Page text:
While dependence on oil, coal, and natural gas for energy source remains a harsh reality for the next thirty years, the trillion dollar question on the next viable energy source remains open. Solar energy, as a renewable power source, zero greenhouse emission, lowering cost, presents a viable and strong alternative.
However, the bulls seems to have run ahead of themselves on solar stocks. Stocks like Suntech Power (NYSE:STP) and First Solar (NASDAQ:FSLR) have retreated from their 52 week high but I forsee further correction in solar stocks in the next few months. I find three important reasons why these two solar stocks are overpriced: irrational growth expectations, margin compressions, and technological challenges.
Demands from Germany have fed into revenues for solar companies, FSLR (95% of sales) and STP (45% of sales) in particular. Companies such as SunPower AG (NASDAQ:SPWR) and Conergy AG (CGY) are the biggest customers for STP and FSLR. Both these companies have been beneficiaries of German subsidy programs, which may decline by almost 10% next year. Let us look at some numbers, with $135m in 2006 sales and $300m in YTD 2007 sales, First Solar is currently trading at 43x revenue. With $598m in 2006 sales and $386mm in YTD 2007 sales, SunTech Power is trading at 20x revenue. With all due credits as growth stocks to these companies, can they really pulloff year after year 50-100% growth from Germany alone?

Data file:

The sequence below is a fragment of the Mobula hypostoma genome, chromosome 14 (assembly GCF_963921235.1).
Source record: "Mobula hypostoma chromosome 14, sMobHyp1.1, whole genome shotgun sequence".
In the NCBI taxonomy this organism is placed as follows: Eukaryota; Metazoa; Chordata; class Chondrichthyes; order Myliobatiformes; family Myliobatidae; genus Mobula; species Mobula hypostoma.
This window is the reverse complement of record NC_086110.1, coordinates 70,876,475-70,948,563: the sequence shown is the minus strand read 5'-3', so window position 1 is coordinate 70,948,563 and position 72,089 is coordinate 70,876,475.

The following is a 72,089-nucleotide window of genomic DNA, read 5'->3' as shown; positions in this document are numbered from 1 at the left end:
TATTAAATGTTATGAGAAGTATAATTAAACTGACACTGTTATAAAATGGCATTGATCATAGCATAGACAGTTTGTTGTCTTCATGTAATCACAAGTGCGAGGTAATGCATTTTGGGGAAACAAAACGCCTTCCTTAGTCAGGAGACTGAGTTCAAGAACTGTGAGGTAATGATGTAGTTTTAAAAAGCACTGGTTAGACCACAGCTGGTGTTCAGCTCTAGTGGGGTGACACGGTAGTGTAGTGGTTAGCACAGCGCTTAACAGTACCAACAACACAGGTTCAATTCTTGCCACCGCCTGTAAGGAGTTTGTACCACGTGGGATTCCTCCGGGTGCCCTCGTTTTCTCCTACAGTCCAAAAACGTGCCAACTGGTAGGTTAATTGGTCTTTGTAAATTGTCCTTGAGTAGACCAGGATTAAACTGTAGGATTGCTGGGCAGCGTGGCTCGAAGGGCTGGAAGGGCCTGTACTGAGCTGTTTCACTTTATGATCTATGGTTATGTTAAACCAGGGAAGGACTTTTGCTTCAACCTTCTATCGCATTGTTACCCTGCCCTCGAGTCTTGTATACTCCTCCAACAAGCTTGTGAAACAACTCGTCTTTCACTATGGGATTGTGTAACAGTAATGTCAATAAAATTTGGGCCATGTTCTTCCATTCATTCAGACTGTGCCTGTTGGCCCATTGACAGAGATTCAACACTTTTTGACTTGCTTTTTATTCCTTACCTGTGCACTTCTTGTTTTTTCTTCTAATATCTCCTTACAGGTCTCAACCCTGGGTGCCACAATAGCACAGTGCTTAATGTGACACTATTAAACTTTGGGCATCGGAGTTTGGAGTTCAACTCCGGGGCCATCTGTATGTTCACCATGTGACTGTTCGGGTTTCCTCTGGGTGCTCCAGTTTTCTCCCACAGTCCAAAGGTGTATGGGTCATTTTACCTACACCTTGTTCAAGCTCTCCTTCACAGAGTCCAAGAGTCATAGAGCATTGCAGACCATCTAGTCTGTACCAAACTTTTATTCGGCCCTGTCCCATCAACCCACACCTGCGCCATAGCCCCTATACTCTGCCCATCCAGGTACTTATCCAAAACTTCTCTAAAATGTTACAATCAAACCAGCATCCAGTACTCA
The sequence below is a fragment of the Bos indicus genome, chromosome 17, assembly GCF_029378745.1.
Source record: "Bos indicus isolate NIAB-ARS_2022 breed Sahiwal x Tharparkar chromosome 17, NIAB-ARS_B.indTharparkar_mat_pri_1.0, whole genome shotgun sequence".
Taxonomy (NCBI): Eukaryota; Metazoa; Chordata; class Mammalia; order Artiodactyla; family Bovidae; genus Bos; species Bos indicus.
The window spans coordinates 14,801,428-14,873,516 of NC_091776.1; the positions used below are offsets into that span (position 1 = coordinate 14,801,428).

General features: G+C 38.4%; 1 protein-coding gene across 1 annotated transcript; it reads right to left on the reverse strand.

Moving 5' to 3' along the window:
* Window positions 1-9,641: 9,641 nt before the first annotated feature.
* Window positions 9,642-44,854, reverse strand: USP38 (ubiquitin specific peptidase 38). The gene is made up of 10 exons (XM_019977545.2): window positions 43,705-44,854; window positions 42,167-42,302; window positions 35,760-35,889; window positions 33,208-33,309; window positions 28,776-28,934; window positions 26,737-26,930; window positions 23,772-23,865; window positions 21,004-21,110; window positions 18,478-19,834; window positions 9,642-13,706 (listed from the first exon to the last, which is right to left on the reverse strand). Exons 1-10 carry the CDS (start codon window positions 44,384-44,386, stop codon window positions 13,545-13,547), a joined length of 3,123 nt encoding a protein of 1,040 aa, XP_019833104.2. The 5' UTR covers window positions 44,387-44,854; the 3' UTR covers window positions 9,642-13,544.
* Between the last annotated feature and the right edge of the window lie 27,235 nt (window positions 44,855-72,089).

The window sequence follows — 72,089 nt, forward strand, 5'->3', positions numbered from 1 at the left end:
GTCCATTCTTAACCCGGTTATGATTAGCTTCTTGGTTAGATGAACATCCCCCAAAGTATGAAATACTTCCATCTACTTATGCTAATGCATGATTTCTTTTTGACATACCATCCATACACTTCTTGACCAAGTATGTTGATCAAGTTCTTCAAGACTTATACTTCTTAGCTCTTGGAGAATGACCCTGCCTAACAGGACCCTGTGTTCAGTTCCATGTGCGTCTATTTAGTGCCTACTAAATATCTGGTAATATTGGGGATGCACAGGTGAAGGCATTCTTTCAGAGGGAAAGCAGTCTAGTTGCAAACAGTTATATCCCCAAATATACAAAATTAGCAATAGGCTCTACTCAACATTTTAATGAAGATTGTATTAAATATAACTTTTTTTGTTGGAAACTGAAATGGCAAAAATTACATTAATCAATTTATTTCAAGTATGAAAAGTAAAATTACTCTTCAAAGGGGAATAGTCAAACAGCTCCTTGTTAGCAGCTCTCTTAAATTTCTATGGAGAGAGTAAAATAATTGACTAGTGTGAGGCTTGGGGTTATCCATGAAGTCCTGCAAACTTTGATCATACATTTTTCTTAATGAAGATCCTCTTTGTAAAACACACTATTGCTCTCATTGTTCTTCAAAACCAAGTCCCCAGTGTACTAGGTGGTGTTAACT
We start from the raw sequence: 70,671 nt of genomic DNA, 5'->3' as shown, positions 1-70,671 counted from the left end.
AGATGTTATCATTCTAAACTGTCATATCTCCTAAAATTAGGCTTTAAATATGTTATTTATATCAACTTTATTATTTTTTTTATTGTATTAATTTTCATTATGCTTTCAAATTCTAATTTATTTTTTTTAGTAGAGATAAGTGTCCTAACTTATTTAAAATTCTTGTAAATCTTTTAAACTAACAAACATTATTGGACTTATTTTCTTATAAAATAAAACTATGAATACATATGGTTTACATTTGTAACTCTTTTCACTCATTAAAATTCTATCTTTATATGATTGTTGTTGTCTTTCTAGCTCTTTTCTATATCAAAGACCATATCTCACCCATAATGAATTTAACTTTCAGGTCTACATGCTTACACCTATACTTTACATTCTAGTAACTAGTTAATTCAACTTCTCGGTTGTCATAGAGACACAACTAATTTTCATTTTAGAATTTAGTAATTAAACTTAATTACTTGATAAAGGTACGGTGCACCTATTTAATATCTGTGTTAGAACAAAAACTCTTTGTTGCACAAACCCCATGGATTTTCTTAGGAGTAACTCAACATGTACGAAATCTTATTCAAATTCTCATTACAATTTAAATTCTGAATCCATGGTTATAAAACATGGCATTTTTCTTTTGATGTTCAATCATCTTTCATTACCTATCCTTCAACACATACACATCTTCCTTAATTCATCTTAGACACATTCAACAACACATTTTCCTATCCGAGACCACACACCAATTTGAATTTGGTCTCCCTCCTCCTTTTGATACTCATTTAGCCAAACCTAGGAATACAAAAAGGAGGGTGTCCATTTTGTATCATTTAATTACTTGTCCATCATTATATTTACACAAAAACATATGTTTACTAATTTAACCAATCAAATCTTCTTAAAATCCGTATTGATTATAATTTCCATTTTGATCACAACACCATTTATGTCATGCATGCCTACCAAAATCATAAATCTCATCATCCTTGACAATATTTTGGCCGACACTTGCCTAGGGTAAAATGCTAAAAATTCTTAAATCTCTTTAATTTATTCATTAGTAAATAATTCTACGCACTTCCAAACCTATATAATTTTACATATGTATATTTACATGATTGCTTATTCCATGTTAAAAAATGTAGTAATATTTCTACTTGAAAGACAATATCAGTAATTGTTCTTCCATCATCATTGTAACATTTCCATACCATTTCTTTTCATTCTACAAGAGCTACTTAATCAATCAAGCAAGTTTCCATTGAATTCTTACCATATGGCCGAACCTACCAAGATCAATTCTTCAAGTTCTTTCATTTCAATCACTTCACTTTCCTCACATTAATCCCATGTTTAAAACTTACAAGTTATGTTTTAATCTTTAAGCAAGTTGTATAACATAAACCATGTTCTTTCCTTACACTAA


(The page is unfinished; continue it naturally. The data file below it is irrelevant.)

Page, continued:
STP and FSLR post gross/net margins of 30/17 % and 40/4 % respectively in 2006. Such attractive gross margins have and would attract many more solar companies into the fray suppressing margins. We have to keep in mind that these companies are produce and integrate modules, where most of the competition in solar has entered and is continuing to enter with improved technology, increased funding from venture capitals and other investors.
Conversion efficiencies of mono/multicrystalline silicon for STP ranges 14-16% while that of cadmium telluride for FSLR close to 10%. These are the lower end technologies and cost efficiencies due to long term supplier contract and non-silicon raw material choices have allowed both STP and FSLR to scale up their operations. CIGS, Polycrystalline Silicon (used by SPWR), and multijunction concentrators provide 2-5 times conversion efficiencies.
Can FSLR and STP improve their technologies and geographic focus? Maybe. In the near future? No, because currently they are focused on selling more of what they have. The U.S, the heavyweight that can provide geographic diversification, is slow to embracing solar for now in terms of federal regulatory support.